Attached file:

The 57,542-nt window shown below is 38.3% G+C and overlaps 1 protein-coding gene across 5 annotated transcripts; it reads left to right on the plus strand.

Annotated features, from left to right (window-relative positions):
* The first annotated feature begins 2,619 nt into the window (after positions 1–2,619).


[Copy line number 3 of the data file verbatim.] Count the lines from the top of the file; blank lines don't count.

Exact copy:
* The first annotated feature begins 2,619 nt into the window (after positions 1–2,619).